The benefits of a strategic investment approach to charitable giving

Our family supports some children in Third World countries with a monthly donation. It costs us about $30 each month for each child. It’s amazing what Compassion Canada and World Vision can do with $30 each month to help a child thrive.

If you’re like many Canadians, you probably also take an interest in giving back to the community around you, and the world at large. Most people, however, think about charitable giving near the end of each calendar year, as the deadline approaches for obtaining tax relief for donations in the year. It’s too bad that we all scramble in December to make our donation decisions. The fact is, a strategic investment approach to giving can lead to more meaningful giving. Let me explain.

If you’re like many Canadians, you probably also take an interest in giving back to the community around you, and the world at large. (Getty Images/iStockphoto)

If you’re like many Canadians, you probably also take an interest in giving back to the community around you, and the world at large.
(Getty Images/iStockphoto)

Strategic giving

There’s a difference between charitable giving and strategic philanthropy. Charitable giving is short-term, and ad hoc. It’s what you do when certain charities come knocking at your door once each year and you open your chequebook, or pull some bills out of your pocket, to make a modest contribution.

Strategic philanthropy is longer-term in nature and is planned ahead of time. It involves thinking about what is most important to you and why you are choosing to give. When you understand your passions, and why you want to give, it becomes easy to answer other questions, such as: Who should I donate to? Should I donate cash, securities, or other assets?

Should I donate personally, or through my corporation, family trust or foundation? Should I donate today, or upon my death or both? Should I donate with recognition or anonymously? Should I donate time as well as money to the causes I care about?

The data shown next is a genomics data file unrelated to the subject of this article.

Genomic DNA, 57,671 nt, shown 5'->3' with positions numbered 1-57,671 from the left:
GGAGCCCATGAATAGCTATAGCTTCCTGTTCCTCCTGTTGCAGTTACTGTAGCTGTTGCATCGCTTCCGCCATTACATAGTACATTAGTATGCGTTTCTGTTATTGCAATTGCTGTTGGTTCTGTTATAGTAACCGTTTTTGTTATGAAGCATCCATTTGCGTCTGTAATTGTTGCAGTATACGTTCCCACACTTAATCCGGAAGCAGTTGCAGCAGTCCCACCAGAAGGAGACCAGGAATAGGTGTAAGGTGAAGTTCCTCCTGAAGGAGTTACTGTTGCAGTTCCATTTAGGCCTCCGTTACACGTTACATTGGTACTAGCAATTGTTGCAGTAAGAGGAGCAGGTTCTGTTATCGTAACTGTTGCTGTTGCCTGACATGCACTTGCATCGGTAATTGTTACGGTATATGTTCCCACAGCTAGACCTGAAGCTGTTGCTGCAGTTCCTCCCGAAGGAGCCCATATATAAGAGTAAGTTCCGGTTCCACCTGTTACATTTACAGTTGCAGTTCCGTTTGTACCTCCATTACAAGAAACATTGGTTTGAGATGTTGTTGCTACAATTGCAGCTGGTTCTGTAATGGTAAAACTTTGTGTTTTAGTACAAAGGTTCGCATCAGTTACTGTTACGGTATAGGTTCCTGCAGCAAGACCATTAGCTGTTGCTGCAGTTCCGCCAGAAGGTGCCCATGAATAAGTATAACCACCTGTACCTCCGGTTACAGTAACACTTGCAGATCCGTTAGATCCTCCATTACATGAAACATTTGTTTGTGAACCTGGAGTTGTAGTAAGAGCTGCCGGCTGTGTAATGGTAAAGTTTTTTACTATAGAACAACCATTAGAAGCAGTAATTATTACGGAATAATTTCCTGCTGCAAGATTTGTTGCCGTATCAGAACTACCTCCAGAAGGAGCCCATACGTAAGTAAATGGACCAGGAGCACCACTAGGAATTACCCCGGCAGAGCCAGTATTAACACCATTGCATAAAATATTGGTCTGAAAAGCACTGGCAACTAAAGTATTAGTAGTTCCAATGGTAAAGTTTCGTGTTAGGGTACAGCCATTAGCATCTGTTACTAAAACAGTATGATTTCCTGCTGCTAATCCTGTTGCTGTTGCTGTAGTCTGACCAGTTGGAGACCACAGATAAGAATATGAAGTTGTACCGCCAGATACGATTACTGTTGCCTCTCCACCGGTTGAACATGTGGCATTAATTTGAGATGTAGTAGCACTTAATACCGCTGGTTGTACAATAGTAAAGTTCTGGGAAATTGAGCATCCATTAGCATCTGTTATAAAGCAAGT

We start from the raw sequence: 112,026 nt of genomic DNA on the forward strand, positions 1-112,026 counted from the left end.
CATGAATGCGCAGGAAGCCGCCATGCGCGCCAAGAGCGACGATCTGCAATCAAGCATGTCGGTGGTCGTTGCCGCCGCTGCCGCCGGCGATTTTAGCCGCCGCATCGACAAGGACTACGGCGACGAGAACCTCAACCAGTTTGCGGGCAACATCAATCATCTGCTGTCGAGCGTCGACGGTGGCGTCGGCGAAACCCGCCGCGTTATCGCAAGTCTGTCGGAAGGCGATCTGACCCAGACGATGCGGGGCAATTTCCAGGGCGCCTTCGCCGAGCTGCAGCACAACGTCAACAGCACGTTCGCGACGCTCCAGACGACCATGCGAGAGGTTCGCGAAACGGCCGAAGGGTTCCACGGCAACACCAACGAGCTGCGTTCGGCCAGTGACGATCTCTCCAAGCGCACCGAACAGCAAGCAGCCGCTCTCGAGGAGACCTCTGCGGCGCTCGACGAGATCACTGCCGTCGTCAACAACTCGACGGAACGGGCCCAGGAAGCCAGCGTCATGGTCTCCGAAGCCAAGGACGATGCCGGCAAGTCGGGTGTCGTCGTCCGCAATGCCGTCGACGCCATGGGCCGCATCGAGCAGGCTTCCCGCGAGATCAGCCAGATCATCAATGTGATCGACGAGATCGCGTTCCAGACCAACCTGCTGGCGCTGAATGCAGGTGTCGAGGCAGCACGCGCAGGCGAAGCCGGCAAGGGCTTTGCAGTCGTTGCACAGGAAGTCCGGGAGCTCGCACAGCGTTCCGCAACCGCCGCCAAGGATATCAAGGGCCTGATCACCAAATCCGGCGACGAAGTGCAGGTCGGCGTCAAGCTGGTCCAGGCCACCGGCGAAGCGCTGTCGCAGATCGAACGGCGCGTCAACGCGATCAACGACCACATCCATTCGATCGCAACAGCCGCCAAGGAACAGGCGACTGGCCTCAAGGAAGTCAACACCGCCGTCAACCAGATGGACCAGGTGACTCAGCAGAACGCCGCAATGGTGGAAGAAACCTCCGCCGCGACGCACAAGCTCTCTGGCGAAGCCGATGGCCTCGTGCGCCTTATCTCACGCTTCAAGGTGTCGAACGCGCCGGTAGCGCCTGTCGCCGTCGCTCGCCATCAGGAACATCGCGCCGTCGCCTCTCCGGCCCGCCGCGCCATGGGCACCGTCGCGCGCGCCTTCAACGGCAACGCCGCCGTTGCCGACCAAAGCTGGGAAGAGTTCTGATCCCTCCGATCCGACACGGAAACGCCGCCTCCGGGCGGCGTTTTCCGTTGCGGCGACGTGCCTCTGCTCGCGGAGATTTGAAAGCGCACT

In charitable giving, these questions are not given much consideration. In strategic philanthropy, you’ll answer every one of these questions. The result? Much more meaningful giving. You’ll feel better about the gifts you make. And by the way, a strategic approach to giving can’t generally take place in the last two weeks of the year. The summer is the perfect time to sit back, relax and consider how you want to make a difference in the world.

Investment approach

Part of giving strategically is taking an investment approach to giving. What do I mean? Well, consider your giving as you would your investments. You are, after all, making an investment for a social return – albeit not a financial return – when you give. Taking an investment approach to giving looks like this:

  • Define your objectives. What are you passionate about? Make it your objective to make a difference in an area you care about deeply. Chances are, these passions won’t change very often, which means you’ll likely be giving to similar charities for a lifetime – and there’s nothing wrong with that.
  • Understand each charity. Just as you should take the time to understand each investment you make, be sure to understand the charities you help. Meet with them and ask questions, such as: What has to happen in the next three years for you to be really happy about what your charity has accomplished? Then evaluate if those same accomplishments get you excited. Perhaps it’s a community you want to help – not just a specific cause. If so, speak to your community foundation. The foundation staff will know the most important needs in your community; they can be an invaluable resource.
  • Take a long-term view. When you find a cause that you’re passionate about, make a commitment to that cause and specific charities for a long-term. I suggest five years. Let the charities know you plan to donate each year for the next five years. Making pledges like this doesn’t obligate you to donate, but does provide you with a direction and a plan, and helps the charities in their own planning.
  • Diversify, but don’t overdiversify. If there’s a cause you want to support, consider helping more than one charity in that area, but don’t overdiversify by spreading your dollars around too much. Donating $1,000 to one charity can accomplish more than donating $100 to 10 of them.

Evaluate the impact

At the end of each year, visit each charity again and ask what they accomplished in the past 12 months. Are they on track to accomplish those things they said were important when you spoke with them earlier? Are you happy with the impact the charity has had, and your role in that?

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